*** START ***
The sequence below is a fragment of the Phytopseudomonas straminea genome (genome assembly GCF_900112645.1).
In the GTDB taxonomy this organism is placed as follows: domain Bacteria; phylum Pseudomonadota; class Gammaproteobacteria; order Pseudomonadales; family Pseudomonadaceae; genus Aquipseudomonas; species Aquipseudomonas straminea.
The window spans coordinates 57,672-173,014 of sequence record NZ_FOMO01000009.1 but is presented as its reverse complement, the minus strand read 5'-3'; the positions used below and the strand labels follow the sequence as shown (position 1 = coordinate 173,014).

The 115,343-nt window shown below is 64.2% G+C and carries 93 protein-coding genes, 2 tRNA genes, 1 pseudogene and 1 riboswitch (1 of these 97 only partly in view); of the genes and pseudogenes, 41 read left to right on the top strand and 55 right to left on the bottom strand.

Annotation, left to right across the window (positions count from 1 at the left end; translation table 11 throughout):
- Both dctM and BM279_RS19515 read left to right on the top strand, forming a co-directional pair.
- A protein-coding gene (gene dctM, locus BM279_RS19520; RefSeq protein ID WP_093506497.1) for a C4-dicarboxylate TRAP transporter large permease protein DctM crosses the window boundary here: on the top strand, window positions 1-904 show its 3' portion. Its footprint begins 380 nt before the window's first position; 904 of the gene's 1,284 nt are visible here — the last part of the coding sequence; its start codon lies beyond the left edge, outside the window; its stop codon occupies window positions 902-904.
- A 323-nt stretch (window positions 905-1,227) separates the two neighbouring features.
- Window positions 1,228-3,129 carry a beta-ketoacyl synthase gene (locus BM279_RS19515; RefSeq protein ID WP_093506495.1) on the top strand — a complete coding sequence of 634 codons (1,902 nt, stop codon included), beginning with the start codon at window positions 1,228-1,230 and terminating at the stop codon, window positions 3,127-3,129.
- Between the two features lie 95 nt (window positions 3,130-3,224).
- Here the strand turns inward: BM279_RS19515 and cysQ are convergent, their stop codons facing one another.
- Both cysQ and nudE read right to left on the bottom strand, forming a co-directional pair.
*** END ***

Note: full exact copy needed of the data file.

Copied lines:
The sequence below is a fragment of the Phytopseudomonas straminea genome (genome assembly GCF_900112645.1).
In the GTDB taxonomy this organism is placed as follows: domain Bacteria; phylum Pseudomonadota; class Gammaproteobacteria; order Pseudomonadales; family Pseudomonadaceae; genus Aquipseudomonas; species Aquipseudomonas straminea.
The window spans coordinates 57,672-173,014 of sequence record NZ_FOMO01000009.1 but is presented as its reverse complement, the minus strand read 5'-3'; the positions used below and the strand labels follow the sequence as shown (position 1 = coordinate 173,014).

The 115,343-nt window shown below is 64.2% G+C and carries 93 protein-coding genes, 2 tRNA genes, 1 pseudogene and 1 riboswitch (1 of these 97 only partly in view); of the genes and pseudogenes, 41 read left to right on the top strand and 55 right to left on the bottom strand.

Annotation, left to right across the window (positions count from 1 at the left end; translation table 11 throughout):
- Both dctM and BM279_RS19515 read left to right on the top strand, forming a co-directional pair.
- A protein-coding gene (gene dctM, locus BM279_RS19520; RefSeq protein ID WP_093506497.1) for a C4-dicarboxylate TRAP transporter large permease protein DctM crosses the window boundary here: on the top strand, window positions 1-904 show its 3' portion. Its footprint begins 380 nt before the window's first position; 904 of the gene's 1,284 nt are visible here — the last part of the coding sequence; its start codon lies beyond the left edge, outside the window; its stop codon occupies window positions 902-904.
- A 323-nt stretch (window positions 905-1,227) separates the two neighbouring features.
- Window positions 1,228-3,129 carry a beta-ketoacyl synthase gene (locus BM279_RS19515; RefSeq protein ID WP_093506495.1) on the top strand — a complete coding sequence of 634 codons (1,902 nt, stop codon included), beginning with the start codon at window positions 1,228-1,230 and terminating at the stop codon, window positions 3,127-3,129.
- Between the two features lie 95 nt (window positions 3,130-3,224).
- Here the strand turns inward: BM279_RS19515 and cysQ are convergent, their stop codons facing one another.
- Both cysQ and nudE read right to left on the bottom strand, forming a co-directional pair.